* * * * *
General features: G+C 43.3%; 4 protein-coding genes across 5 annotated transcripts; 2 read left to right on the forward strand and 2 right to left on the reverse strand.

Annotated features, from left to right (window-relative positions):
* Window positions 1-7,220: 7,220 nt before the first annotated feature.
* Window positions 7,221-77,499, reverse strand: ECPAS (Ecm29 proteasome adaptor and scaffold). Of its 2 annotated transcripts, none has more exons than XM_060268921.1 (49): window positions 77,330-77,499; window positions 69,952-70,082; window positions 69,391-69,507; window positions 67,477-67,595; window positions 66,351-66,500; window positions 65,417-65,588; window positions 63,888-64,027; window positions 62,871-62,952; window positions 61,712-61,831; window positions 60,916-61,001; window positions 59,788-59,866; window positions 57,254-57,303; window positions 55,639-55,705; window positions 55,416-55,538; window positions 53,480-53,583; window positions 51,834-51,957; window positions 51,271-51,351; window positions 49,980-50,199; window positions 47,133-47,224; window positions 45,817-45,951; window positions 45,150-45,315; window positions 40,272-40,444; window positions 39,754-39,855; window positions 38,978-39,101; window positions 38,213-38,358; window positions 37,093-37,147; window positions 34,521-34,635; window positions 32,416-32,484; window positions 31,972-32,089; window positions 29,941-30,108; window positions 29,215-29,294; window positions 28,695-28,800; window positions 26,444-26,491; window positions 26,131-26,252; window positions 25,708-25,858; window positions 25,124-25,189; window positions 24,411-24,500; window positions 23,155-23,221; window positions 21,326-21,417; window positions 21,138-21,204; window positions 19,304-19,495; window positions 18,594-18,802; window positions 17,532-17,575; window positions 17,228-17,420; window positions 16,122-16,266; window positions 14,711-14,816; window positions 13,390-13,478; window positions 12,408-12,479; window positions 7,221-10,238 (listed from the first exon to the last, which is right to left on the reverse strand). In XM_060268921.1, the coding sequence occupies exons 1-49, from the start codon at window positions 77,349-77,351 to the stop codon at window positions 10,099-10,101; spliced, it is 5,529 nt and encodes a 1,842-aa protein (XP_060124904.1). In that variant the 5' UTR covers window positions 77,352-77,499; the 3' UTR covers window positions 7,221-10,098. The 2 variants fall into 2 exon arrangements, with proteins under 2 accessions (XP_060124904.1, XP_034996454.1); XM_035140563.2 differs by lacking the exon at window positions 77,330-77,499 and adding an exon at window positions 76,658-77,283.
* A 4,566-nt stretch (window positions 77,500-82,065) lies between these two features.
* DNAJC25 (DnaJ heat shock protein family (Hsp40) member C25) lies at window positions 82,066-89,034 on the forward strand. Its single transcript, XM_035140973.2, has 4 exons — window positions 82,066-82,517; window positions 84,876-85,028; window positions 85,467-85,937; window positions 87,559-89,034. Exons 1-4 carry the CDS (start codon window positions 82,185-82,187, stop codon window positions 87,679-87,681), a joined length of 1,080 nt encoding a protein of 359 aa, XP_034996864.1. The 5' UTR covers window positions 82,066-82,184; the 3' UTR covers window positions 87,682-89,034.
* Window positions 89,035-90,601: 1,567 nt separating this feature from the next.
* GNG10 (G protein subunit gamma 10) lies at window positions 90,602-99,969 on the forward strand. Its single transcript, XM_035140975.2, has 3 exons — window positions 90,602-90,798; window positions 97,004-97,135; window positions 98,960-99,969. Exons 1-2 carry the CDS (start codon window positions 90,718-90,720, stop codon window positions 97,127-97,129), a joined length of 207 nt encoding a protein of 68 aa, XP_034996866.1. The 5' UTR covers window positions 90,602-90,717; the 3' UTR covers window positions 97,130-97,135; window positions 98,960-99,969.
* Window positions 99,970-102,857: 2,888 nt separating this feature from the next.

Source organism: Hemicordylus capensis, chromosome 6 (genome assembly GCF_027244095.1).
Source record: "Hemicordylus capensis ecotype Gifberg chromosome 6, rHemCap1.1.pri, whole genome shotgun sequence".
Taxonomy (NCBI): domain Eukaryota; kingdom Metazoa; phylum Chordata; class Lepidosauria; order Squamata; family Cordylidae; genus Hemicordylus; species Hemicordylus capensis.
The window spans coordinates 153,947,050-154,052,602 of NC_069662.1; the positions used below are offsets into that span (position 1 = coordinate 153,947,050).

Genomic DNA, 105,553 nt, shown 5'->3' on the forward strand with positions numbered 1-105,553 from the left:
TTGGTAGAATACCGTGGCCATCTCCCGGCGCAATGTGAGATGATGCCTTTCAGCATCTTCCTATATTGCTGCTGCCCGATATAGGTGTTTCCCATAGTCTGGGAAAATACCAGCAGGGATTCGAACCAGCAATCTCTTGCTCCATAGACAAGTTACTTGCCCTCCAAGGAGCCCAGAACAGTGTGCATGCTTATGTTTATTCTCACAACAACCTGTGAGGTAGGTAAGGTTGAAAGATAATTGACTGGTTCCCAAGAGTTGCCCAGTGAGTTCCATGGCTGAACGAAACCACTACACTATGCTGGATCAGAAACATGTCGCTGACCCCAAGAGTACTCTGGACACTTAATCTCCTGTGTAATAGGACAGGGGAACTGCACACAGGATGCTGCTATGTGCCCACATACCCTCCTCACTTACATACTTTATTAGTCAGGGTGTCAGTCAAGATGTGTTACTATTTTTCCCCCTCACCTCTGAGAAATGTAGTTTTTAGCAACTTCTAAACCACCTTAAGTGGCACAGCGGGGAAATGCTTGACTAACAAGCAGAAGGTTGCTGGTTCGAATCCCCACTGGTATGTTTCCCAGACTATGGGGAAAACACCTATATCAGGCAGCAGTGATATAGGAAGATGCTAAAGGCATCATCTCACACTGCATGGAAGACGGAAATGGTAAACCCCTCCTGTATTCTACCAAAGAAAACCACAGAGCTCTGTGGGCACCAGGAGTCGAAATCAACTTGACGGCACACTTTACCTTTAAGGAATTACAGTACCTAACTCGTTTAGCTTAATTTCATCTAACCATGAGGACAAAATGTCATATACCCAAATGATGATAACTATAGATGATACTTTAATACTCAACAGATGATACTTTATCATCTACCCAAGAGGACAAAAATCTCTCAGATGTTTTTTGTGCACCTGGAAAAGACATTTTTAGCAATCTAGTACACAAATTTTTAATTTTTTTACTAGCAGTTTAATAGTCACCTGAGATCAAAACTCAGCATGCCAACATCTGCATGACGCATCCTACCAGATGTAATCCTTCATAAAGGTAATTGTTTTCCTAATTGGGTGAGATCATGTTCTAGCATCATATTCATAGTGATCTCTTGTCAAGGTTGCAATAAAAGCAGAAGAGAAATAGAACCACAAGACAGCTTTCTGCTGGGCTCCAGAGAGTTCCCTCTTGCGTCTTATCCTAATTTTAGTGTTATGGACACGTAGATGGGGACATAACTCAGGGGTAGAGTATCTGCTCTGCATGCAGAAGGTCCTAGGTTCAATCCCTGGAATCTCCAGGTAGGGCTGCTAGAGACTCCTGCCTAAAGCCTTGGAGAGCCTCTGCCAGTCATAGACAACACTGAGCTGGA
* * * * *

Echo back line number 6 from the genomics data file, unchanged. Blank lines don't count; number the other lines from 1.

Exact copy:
* DNAJC25 (DnaJ heat shock protein family (Hsp40) member C25) lies at window positions 82,066-89,034 on the forward strand. Its single transcript, XM_035140973.2, has 4 exons — window positions 82,066-82,517; window positions 84,876-85,028; window positions 85,467-85,937; window positions 87,559-89,034. Exons 1-4 carry the CDS (start codon window positions 82,185-82,187, stop codon window positions 87,679-87,681), a joined length of 1,080 nt encoding a protein of 359 aa, XP_034996864.1. The 5' UTR covers window positions 82,066-82,184; the 3' UTR covers window positions 87,682-89,034.